Germany set to infuse ams Osram with €300 million for new production

Sept. 20, 2023
The existing Regensburg factory, up the road from Munich in Bavaria, would use the funds for new micro LED, UV-C LED, and near-infrared laser diode manufacturing.

Austria’s Ams Osram might be spending nearly a billion dollars on a plant expansion in Malaysia, but that is not stopping it from also enlarging and modernizing LED operations closer to home in Regensburg, Germany, where two German governments are set to provide a €300 million boost.

The Premstaetten, Austriabased LED, laser chip, and sensor maker said that Germany’s federal government and the state of Bavaria will jointly provide the funding to help ams Osram add production lines both for micro LEDs and UV-C LEDs, as well as for near-infrared laser diodes.

Ams Osram did not reveal how much of its own money it is spending on the Regensburg expansion, which has already begun, and which is part of around €1 billion ($1.07 billion) that the company is investing in plants globally including Kulim and Regensburg.

Regensburg has long made optical chips and is already the site of a pilot line for micro LEDs using 8-inch wafers. The plant was part of Osram prior to the then Munich-based company’s July 2020 acquisition by sensor and optical chip maker ams.

The provisional €300 million would help establish permanent 8-inch micro LED fabrication at Regensburg, about 70 miles northeast of Munich  a fellow Bavarian city. The 8-inch machinery is similar to the modern micro LED facilities that ams Osram is adding at its closely watched Kulim, Malaysia facility, where ams Osram is spending roughly €800 million (around $860 million at today’s rate) on an expansion. The move to 8-inch augurs more economical production compared to existing 6-inch wafer processes.

Analysts have been closely monitoring micro LED development at ams Osram. Micro LEDs are much smaller in size than conventional LEDs. They are a centerpiece in the company’s future revenue plans, and are intended to help overcome a recent €1.3 billion write-down amid an ongoing restructuring that new CEO Aldo Kamper refers to as “re-establish[ing] the base.”

Ams Osram says it has landed a commitment for a “substantial pre-payment” on micro LEDs from a customer that it declines to publicly identify. It first revealed the arrangement late last year under previous CEO Alexander Everke.

Ams Osram already has at least one micro LED in the market, the new Eviyos 2.0 pixelated light source for automotive headlamps.

The company is also eyeing other micro LED markets, many of which are display related, such as AR/VR glasses (where lasers are also playing a role), televisions, wearable devices such as smartwatches, and others.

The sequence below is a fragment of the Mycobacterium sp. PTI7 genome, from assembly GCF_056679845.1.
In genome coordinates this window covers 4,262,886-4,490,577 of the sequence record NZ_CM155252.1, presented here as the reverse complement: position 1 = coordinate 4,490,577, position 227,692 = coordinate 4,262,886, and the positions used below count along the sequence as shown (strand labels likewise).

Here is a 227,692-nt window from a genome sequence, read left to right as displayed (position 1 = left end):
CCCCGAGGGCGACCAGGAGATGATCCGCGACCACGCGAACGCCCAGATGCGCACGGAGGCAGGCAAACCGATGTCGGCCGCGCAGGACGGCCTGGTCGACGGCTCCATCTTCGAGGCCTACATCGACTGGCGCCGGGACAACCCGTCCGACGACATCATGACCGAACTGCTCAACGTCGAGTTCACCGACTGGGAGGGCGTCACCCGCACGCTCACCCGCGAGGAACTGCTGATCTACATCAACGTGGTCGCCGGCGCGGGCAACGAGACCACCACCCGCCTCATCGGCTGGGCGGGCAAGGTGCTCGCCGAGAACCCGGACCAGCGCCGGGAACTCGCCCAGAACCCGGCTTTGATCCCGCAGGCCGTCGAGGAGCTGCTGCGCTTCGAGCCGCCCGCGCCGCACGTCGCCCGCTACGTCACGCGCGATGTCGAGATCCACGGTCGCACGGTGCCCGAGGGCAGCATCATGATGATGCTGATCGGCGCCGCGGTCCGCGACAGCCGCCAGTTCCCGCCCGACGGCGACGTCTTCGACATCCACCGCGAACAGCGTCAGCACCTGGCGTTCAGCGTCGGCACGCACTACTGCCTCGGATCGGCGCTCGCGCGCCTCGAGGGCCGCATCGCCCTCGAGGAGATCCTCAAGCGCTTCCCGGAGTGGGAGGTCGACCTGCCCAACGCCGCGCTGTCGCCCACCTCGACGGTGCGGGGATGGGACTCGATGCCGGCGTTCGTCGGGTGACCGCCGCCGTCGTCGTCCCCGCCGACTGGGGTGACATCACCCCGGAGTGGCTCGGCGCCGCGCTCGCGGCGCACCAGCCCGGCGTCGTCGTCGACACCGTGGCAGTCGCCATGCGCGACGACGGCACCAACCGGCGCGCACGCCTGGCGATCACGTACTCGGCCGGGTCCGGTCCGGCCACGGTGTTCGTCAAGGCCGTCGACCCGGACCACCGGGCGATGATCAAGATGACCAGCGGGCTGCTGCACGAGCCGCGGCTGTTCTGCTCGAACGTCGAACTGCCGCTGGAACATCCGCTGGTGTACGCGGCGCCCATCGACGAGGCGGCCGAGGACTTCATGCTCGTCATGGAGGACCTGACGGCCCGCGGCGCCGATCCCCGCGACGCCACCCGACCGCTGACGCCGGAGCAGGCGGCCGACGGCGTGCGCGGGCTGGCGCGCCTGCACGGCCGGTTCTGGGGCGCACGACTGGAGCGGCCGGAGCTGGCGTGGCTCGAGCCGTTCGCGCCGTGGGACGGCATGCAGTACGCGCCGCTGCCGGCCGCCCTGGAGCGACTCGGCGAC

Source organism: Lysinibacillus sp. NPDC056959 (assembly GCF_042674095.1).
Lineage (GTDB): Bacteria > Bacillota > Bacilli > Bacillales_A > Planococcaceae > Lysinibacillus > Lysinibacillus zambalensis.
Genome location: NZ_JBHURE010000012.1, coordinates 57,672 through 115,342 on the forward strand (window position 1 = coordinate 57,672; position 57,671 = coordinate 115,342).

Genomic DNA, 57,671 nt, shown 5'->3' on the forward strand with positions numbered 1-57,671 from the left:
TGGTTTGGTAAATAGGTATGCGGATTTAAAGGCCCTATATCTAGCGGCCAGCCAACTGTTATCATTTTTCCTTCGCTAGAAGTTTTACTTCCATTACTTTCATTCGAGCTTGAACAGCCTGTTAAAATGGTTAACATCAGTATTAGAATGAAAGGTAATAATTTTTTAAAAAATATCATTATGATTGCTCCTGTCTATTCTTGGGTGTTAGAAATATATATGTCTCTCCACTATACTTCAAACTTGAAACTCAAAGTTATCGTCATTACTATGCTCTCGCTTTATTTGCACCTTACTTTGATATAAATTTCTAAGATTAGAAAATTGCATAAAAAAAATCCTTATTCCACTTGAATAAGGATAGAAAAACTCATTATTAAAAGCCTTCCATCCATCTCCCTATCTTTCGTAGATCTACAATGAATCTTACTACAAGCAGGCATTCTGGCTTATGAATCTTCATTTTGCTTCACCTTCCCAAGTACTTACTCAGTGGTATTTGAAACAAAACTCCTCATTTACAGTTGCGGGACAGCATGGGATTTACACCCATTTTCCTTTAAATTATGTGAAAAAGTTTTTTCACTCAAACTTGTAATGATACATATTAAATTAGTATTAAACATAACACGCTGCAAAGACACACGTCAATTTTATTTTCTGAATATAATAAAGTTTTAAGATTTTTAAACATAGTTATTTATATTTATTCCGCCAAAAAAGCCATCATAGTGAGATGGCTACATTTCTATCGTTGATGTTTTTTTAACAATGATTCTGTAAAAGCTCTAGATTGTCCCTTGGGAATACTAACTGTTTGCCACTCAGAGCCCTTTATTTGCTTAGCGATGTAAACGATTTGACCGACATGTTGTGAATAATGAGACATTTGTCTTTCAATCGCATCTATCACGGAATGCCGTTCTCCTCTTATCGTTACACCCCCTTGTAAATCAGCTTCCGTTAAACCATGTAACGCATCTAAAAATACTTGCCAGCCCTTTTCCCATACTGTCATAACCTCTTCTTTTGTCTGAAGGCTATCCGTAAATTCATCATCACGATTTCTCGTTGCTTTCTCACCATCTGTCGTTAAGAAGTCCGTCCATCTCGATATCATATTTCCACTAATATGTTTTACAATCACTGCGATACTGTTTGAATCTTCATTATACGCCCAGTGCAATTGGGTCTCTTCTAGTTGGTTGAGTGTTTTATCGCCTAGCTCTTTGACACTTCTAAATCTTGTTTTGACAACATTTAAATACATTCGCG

Ams Osram said this week that the €300 million in government support will help Regensburg make micro LEDs “for use in an all-new type of display.” It declined to elaborate on the display. The funding will also go towards production of UV-C LEDs for disinfection, and to near infrared lasers for lidar use in autonomous vehicles, the company said.

Regensburg has been an ams Osram (previously Osram) site for 50 years. The company now has multiple facilities in the city’s Burgweinting section, totaling 26,000 square meters for production as well as research. Regensburg has focused on LEDs for automotive use such as headlights and rear lights, on industrial lasers, horticultural LEDs, and infrared technology among others including the current expansion of micro LEDs and UV-C LED operations. New construction is underway.

The €300 million is “subject to the official notice of the grant,” the company said.

Officials sounded confident that the money would come through, labeling it as a project within the European Commission’s Important Projects of Common European Interest (IPCEI) program aimed at funding digital and green initiatives.

“Ams Osram stands for high tech made in Regensburg,” said Hubert Aiwanger, Bavaria’s  minister of economic affairs. “As the Bavarian state government, we deliberately participate in the financing of this IPCEI project. This is fully in line with our intention to further expand Bavaria as a top international location for the semiconductor industry. Every euro is well invested and will create new jobs in a highly innovative environment.”

Funding from the federal government is set to come from Germany’s Federal Ministry for Economic Affairs and Climate Action. Ams Osram said it expects the infusion to lead to 400 new jobs. Regensburg currently has about 2700 employees.

The company also told LEDs Magazine that it aspires to eventually apply the 8-inch wafer process to other optical chips beyond micro LEDs.

MARK HALPER is a contributing editor for LEDs Magazine, and an energy, technology, and business journalist ([email protected]).

Follow our LinkedIn page for our latest news updates, contributed articles, and commentary, and our Facebook page for events announcements and more. You can also find us on the X platform.

About the Author

Mark Halper | Contributing Editor, LEDs Magazine, and Business/Energy/Technology Journalist

Mark Halper is a freelance business, technology, and science journalist who covers everything from media moguls to subatomic particles. Halper has written from locations around the world for TIME Magazine, Fortune, Forbes, the New York Times, the Financial Times, the Guardian, CBS, Wired, and many others. A US citizen living in Britain, he cut his journalism teeth cutting and pasting copy for an English-language daily newspaper in Mexico City. Halper has a BA in history from Cornell University.